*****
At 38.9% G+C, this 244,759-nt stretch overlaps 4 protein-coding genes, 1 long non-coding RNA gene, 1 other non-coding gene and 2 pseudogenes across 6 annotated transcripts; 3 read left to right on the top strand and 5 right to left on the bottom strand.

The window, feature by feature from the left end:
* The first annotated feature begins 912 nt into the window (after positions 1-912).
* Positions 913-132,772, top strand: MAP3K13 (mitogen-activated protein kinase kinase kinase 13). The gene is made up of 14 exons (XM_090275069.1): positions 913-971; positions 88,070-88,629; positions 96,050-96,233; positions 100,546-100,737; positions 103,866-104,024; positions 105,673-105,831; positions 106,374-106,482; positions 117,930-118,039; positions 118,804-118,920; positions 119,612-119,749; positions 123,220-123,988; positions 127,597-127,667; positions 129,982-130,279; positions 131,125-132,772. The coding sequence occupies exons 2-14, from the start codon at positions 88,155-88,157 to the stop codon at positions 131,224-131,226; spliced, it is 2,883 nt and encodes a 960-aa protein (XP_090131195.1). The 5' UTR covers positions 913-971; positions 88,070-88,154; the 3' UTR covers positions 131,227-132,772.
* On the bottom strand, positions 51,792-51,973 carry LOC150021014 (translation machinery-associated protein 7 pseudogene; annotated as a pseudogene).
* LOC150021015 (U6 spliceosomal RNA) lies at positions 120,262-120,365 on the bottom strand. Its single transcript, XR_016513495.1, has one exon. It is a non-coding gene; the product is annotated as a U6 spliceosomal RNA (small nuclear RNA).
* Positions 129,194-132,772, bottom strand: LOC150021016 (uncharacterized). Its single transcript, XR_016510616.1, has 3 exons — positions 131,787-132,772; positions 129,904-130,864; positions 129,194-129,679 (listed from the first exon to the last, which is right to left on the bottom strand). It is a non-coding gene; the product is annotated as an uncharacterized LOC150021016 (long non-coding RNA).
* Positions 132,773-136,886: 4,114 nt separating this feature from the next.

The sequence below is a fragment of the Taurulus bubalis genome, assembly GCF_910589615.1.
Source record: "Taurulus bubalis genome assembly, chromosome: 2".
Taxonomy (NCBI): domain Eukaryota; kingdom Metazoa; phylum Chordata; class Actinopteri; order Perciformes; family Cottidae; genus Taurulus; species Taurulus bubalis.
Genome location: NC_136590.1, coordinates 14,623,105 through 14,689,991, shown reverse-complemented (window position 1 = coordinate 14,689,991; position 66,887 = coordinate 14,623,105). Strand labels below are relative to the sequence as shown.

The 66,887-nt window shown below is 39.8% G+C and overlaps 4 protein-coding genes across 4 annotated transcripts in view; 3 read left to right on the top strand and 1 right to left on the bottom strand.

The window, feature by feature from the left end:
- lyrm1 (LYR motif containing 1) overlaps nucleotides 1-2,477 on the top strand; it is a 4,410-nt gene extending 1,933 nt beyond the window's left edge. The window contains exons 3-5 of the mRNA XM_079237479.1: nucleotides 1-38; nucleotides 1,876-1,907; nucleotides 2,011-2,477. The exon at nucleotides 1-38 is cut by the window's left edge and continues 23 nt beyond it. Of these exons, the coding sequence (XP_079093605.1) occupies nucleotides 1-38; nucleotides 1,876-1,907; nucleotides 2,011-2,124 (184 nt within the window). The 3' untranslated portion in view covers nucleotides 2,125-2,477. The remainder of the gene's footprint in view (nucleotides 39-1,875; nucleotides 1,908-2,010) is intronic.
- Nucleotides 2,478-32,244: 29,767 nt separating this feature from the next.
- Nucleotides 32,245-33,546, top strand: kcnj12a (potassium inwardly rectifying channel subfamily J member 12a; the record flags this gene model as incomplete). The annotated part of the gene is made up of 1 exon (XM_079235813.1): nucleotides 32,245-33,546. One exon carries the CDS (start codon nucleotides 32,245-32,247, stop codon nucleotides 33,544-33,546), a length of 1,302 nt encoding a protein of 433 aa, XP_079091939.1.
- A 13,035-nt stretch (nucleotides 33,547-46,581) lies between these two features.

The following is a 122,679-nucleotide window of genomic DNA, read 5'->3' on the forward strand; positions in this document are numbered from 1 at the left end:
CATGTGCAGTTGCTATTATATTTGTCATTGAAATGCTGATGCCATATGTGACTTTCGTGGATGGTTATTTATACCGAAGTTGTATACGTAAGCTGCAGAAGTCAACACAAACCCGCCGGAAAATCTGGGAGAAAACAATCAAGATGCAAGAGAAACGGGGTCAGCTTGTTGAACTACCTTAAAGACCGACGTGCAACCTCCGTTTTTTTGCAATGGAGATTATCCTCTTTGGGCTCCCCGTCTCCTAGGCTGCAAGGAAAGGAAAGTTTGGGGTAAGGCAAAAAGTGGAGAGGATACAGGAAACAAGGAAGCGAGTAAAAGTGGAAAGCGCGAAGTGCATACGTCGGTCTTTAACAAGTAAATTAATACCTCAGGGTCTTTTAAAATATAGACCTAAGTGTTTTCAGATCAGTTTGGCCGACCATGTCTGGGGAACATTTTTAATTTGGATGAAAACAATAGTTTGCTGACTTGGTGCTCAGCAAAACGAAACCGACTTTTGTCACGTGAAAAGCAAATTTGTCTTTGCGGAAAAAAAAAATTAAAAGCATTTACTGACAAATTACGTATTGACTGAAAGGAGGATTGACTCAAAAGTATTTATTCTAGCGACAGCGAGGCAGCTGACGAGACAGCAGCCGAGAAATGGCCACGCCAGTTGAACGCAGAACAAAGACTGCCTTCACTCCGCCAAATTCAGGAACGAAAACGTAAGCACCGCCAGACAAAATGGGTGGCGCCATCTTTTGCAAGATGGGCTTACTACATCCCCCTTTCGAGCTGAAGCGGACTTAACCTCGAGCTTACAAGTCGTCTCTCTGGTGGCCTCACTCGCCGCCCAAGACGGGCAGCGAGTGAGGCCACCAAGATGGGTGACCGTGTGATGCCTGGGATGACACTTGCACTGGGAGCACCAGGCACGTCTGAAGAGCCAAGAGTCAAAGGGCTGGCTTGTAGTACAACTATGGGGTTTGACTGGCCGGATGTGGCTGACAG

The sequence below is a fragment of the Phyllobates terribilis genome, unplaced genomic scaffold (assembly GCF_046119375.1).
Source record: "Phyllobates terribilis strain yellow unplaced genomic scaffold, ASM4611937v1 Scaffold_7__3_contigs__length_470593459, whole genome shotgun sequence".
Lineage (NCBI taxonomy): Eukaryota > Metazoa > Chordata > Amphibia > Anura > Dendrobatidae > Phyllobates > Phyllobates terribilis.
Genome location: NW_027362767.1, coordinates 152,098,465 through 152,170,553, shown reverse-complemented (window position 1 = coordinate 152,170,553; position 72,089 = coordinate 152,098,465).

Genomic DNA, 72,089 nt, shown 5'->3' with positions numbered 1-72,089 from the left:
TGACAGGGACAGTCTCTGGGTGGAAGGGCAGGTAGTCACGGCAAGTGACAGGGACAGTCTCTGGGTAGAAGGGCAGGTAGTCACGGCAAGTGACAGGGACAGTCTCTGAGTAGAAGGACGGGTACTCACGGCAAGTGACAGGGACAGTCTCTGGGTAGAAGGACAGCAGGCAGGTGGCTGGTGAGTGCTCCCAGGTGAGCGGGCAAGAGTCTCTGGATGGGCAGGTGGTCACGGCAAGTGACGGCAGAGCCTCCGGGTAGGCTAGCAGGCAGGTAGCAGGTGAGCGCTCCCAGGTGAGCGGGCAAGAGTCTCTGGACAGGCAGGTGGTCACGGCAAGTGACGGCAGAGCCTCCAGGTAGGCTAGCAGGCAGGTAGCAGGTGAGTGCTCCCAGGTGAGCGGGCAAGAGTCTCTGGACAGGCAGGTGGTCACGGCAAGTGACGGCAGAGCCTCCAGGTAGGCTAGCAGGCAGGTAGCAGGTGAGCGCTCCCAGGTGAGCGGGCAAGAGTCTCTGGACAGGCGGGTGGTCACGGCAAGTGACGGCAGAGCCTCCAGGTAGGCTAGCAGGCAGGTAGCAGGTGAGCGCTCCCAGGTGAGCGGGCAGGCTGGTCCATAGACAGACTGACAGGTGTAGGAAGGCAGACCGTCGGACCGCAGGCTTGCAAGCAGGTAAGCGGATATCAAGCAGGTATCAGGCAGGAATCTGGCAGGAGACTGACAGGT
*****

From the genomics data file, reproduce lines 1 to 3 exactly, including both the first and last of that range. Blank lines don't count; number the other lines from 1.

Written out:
At 38.9% G+C, this 244,759-nt stretch overlaps 4 protein-coding genes, 1 long non-coding RNA gene, 1 other non-coding gene and 2 pseudogenes across 6 annotated transcripts; 3 read left to right on the top strand and 5 right to left on the bottom strand.

The window, feature by feature from the left end:
* The first annotated feature begins 912 nt into the window (after positions 1-912).